Chris Anson is Distinguished University Professor, Alumni Association Distinguished Graduate Professor, and Director of the Campus Writing and Speaking Program at North Carolina State University, where he teaches graduate and undergraduate courses in language, composition, and literacy and works with faculty across the disciplines to enhance writing and speaking instruction. He has published 19 books and 140 articles and book chapters relating to writing and has spoken widely across the United States and in 33 other countries. He has received numerous teaching awards and has participated in over $2 million in grants. He is Past Chair of the Conference on College Composition and Communication and Past President of the Council of Writing Program Administrators, and is vice-chair of the International Society for the Advancement of Writing Research. His full c.v. is at www.ansonica.net.
Pamela Flash is Director of Writing Across the Curriculum, Co-Director of the Center for Writing, and Affiliate Graduate Faculty for the Literacy and Rhetorical Studies Minor at the University of Minnesota where she has taught and has administered teaching-oriented programming since 1991. Flash is founding director of the University of Minnesota’s Writing-Enriched Curriculum Program. She served as chair of the International Writing Across the Curriculum Conference (IWAC) in 2014 and has consulted extensively with colleges and universities interested in establishing or sustaining WAC programs and in adapting the WEC model to their institutional contexts. Her work in developing the WEC model was generously supported by a $1M grant from the Bush Foundation, and she currently serves as Co-PI in a $3M multi-institutional NSF grant investigating the impact of brief writing prompts on conceptual learning in large-enrollment STEM courses.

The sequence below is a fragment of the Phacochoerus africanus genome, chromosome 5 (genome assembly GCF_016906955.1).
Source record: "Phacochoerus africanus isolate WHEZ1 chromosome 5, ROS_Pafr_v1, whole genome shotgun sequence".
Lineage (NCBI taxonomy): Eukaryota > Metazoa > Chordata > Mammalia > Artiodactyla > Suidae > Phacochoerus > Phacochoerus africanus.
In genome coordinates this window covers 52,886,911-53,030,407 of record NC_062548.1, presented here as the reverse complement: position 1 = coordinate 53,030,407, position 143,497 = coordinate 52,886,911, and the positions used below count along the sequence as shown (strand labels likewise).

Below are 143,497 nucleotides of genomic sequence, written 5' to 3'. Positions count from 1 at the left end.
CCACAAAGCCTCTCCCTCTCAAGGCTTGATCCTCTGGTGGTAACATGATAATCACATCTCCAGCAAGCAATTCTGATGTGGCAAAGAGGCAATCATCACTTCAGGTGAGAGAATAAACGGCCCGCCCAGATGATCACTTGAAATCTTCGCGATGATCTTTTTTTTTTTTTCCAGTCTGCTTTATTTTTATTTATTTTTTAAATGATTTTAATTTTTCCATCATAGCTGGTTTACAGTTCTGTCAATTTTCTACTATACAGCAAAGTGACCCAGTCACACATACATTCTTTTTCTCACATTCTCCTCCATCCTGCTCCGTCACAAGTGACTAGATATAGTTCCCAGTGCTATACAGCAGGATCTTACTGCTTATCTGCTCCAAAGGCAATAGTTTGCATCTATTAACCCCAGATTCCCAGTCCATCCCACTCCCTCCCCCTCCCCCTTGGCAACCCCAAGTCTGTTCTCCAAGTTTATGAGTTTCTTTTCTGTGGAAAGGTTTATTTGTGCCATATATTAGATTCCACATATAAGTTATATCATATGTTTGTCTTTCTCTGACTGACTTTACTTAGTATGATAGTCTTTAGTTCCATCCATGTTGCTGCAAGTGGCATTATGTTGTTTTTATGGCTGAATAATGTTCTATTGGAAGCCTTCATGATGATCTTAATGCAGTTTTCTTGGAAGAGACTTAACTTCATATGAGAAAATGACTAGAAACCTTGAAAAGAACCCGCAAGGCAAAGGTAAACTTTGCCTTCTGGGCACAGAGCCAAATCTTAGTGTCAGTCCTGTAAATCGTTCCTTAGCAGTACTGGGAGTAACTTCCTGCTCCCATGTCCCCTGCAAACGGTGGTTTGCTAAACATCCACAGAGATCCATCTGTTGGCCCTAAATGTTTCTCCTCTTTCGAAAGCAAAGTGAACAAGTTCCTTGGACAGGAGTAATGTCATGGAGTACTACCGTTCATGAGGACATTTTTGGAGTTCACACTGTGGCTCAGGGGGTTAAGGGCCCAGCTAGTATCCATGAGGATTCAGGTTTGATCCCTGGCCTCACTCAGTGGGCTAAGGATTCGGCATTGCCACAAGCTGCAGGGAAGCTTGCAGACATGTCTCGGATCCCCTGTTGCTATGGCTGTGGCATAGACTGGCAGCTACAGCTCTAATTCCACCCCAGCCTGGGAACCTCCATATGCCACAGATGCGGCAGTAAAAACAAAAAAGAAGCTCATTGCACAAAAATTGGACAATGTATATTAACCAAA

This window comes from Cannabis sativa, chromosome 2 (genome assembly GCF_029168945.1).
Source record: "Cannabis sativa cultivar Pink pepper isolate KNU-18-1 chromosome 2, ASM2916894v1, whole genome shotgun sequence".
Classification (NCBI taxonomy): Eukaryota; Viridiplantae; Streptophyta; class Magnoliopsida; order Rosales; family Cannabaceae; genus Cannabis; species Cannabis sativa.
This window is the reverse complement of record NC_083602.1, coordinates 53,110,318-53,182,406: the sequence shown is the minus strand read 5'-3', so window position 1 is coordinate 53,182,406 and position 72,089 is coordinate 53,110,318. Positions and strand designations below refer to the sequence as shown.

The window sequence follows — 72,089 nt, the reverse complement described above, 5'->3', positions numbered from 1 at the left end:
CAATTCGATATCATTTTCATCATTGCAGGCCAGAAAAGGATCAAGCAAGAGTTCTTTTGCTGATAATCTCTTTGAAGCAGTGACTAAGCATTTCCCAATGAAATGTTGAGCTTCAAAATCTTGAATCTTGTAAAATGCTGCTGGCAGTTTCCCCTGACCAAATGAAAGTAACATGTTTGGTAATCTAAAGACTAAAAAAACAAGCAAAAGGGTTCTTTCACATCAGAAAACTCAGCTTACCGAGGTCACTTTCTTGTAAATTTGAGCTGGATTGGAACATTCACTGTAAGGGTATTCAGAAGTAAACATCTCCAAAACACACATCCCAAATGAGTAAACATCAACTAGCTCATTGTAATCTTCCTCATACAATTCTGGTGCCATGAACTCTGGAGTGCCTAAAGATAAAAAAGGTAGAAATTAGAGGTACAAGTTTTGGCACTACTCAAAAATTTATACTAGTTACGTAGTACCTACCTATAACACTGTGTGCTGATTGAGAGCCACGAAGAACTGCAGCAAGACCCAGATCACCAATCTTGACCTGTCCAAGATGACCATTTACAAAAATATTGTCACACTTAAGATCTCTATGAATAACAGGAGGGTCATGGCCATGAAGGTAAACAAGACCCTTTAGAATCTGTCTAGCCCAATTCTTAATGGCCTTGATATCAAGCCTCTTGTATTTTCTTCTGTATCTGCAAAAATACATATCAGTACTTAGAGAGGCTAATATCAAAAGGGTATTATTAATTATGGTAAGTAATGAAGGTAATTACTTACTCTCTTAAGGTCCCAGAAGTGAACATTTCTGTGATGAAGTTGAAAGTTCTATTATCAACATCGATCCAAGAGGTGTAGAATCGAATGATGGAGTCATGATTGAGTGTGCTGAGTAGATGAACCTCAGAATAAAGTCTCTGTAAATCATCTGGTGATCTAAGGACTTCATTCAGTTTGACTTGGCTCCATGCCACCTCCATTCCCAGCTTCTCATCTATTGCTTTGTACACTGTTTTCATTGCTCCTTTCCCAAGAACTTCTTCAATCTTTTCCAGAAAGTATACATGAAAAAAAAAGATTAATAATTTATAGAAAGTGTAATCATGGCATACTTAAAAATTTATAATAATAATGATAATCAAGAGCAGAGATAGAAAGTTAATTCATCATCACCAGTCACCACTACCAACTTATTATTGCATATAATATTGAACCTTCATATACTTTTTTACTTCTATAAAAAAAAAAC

Publication Information: Anson, Chris M., & Pamela Flash (Eds.). (2021). Writing-Enriched Curricula: Models of Faculty-Driven and Departmental Transformation. The WAC Clearinghouse; University Press of Colorado. https://doi.org/10.37514/PER-B.2021.1299
Web Publication Date: August 31, 2021
Print Publication Date: TBD
ISBN: 978-1-64215-129-9 (PDF) | 978-1-64215-130-5 (ePub) | 978-1-64642-243-2 (pbk.)
Chris M. Anson: email@example.com
Pamela Flash: firstname.lastname@example.org
Series Editors: Rich Rice, Texas Tech University; Heather MacNeill Falconer, University of Maine; and J. Michael Rifenburg, University of North Georgia
This book is available in whole and in part in Adobe's Portable Document Format (PDF). It is also available in a low-cost print edition from our publishing partner, the University Press of Colorado.
Copyright © 2021 Chris M. Anson, Pamela Flash, and the authors of individual parts of this book. This work is licensed under a Creative Commons Attribution-Noncommercial-No Derivative Works 4.0 International License. 276 pages, with notes, illustrations, and bibliographies. This book is also available in print from University Press of Colorado as well as from any online or brick-and-mortar bookstore. Available in digital format for no charge on this page at the WAC Clearinghouse. You may view this book. You may print personal copies of this book. You may link to this page. You may not reproduce this book on another website.